Yet another noob question)


#1

Hi folks,

So, I’m in the process of implementing a VoIP solution here in my office. Small Call Center (12), and 8 admin people. My plan is to use SoftPhones for the CC staff, and Hardphones for the admin.

I’ve been looking at all the different choices for phones. I’d like to be able to use IAX and/or SIP. Would the Cisco 7940G work? I’ve also looked at the SNOM, and Polycom Soundpoint.

Do I need a specific phone to work on IAX?

Little confused here, so any input is appreciated.

Darryl


#2

Yes, you’d need a phone that specifically supports the IAX protocol if you don’t want to use SIP. Since you want to use SIP, however, you can use any SIP- or IAX-capable phone in your setup.

The Cisco 7940G would work, but you’d really want to load the SIP firmware on all your Ciscos – Asterisk does have support for Cisco’s closed SCCP protocol, but it’s not complete by any means. Getting the SIP firmware requires an additional purchase from Cisco.

Any of the Snoms or Polycoms (of which SoundPoints are one) supporting SIP would work as well.

There are IAX2 hardphones available. The problem is that right now, most of them are pretty cheap and won’t get you the same quality of Cisco or a Polycom would. If you really want to go IAX, I’d recommend buying a couple phones and seeing how they work for you. If you can buy from a company with a liberal return policy, all the better, otherwise there’s always eBay if things don’t work out. :wink:


#3

Hi,

Thanks for the info. Ok, now I’m REALLY confuzzed! What then is the point of IAX(2) if there are only a finite number of cheap phones out there to utilize it?

When I first started researching this whole thing, I thought…wow…Open Source PBX software…cool…and was impressed when I saw IAX and read about it. Now do I understand correctly that even if I terminate to other IAX servers…my users must have IAX compatible phones as well?

Not sure how I missed this tidbit earlier…

Darryl


#4

It’s easy to get in over your head quickly when jumping into IP Telephony, so hopefully I can help clear things up.

The big point to understand here is: Phone-to-server and server-to-server are off in their own separate worlds.

Another idea that may help clear things up is that your phones will only ever talk to your server.*

If you want to connect two servers with IAX, you can do that (and I’d strongly recommend it instead of SIP when possible). How the servers communicate with one another is completely independent of how phones communicate with your server. You could connect the servers with a couple tin cans and a piece of string so long as Asterisk knows how to use it. :wink:

The life of an average IP phone is simple: it wants to register with a local server that will connect its calls for it. It doesn’t care how that server (in our case, Asterisk) talks to the rest of the world. It tells the server “hey, I want to call X,” and then the server handles calling X and acts as a go-between for your phone and the foreign phone. Things just happen transparently from the phone’s point of view – it doesn’t need to know anything about where it’s calling or how it’s being done.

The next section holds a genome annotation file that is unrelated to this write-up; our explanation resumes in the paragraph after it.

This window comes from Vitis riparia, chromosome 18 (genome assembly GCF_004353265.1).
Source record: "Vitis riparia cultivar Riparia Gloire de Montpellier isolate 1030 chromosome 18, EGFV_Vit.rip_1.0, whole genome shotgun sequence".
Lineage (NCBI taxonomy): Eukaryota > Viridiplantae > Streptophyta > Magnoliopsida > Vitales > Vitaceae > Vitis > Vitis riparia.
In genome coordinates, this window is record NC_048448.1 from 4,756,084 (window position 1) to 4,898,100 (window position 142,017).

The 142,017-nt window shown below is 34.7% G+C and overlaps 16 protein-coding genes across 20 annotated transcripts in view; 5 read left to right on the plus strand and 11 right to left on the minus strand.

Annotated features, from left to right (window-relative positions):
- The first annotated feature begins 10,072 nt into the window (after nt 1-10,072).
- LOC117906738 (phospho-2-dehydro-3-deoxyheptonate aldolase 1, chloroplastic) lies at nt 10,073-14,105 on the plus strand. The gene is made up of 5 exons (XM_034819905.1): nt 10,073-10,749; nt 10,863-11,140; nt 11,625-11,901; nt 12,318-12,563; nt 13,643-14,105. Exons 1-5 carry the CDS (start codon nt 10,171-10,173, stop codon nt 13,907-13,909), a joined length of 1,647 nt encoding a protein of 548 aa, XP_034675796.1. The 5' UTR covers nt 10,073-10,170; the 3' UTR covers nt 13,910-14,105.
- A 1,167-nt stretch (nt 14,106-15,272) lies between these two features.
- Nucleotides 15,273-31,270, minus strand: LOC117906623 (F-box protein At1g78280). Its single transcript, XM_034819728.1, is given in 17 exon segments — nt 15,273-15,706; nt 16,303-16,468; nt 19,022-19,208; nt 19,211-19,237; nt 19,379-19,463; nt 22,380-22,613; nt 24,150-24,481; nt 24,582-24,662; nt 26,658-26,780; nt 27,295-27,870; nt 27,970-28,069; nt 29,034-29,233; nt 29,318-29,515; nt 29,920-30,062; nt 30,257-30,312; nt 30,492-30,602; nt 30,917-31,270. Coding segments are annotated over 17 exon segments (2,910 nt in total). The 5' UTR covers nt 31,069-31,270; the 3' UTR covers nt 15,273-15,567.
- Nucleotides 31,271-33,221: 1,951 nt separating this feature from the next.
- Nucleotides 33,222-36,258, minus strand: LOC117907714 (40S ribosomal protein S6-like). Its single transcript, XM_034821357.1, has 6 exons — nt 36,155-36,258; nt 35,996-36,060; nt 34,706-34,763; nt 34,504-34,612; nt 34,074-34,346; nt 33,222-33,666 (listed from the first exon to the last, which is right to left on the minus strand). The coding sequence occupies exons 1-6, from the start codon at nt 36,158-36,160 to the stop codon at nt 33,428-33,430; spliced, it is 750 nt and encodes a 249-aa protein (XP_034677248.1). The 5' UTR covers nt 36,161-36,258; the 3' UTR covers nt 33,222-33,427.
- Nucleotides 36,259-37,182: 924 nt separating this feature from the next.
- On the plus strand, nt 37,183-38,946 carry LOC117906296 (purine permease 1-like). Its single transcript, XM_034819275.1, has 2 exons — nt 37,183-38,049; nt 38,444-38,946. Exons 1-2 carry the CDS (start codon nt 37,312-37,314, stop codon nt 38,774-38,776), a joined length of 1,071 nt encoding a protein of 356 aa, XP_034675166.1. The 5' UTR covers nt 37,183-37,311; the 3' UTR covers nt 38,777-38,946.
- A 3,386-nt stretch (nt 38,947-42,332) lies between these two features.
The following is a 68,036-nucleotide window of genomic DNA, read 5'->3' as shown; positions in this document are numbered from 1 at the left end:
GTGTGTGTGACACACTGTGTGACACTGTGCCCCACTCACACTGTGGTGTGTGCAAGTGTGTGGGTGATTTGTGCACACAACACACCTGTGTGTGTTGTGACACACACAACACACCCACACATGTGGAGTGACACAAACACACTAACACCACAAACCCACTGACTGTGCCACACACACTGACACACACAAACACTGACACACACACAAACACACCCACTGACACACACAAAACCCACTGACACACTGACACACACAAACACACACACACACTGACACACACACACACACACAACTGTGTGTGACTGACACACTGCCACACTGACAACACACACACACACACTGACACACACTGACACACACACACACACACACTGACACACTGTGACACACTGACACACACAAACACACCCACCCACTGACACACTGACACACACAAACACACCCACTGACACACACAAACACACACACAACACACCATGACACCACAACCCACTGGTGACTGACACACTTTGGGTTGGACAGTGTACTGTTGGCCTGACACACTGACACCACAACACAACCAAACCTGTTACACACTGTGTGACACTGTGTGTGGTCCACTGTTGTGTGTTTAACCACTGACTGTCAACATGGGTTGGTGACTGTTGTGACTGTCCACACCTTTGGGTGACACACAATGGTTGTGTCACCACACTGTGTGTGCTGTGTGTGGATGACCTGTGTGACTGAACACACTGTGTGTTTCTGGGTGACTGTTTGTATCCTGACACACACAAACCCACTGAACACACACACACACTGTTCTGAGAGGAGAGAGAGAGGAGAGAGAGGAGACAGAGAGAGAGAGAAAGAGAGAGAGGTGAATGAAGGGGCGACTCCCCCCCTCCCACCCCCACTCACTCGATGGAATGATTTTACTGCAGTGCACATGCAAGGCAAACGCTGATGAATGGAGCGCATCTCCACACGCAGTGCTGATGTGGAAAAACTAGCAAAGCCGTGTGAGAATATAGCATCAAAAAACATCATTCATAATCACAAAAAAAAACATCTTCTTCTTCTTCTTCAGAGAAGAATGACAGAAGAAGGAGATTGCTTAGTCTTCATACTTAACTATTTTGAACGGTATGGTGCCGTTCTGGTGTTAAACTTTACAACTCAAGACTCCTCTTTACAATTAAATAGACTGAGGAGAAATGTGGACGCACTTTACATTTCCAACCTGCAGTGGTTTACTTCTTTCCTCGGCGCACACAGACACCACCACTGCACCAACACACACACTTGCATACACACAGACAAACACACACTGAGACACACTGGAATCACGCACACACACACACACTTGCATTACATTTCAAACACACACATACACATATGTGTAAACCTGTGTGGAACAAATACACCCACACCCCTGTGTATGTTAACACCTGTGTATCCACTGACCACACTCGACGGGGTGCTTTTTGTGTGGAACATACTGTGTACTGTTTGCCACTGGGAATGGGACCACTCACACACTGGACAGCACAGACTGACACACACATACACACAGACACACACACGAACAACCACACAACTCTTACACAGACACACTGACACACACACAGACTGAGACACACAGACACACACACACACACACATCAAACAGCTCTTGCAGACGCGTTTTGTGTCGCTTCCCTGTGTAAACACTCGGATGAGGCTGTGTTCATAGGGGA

It could be an analog phone, a SIP phone, and IAX phone, a SCCP/Skinny phone… as long as it can talk to your server, it doesn’t care. Your server can then use IAX or SIP or whatever to find its way onto a larger network, paying no mind to how your phones are connected to your server.

Here’s some awful ASCII art that may better illustrate what a typical call “looks” like in a simplified manner:

                            ____________
Mic on your phone    ----> |            | ====> Spkr on outside phone
Spkr on your phone  <====  |  Asterisk  | <---- Mic on outside phone
                           |____________|
                                 ^             KEY
                                 |             --- audio from original phone
                                 |             === audio from Asterisk
                         Magic happens here

More accurately, here’s what’s most likely happening* in full:

 _______      ______________          ______________      _______
| Your  |    |              |        |              |    | Their |
| Phone |<-->| Your  Server |<<====>>| Their Server |<-->| Phone |
|_______|    |______________|        |______________|    |_______|

(* There are exceptions, but for the sake of Asterisk discussion, they’re really not relevant.)


#5

Gotcha! Thanks! So…to just finish the thought to it’s logical conclusion then…What would be the advantage of using an IAX compatible phone? Is it just to remove the step of the * server converting to SIP?

Darryl


#6

For your typical small office setup, there’s not a whole lot of advantage. It’s more efficient than RTP (which SIP uses), so you’d have less network traffic.

For more exotic networks, though, or if you have telecommuters or traveling employees who need phones, it’s much easier to get IAX2 working than SIP.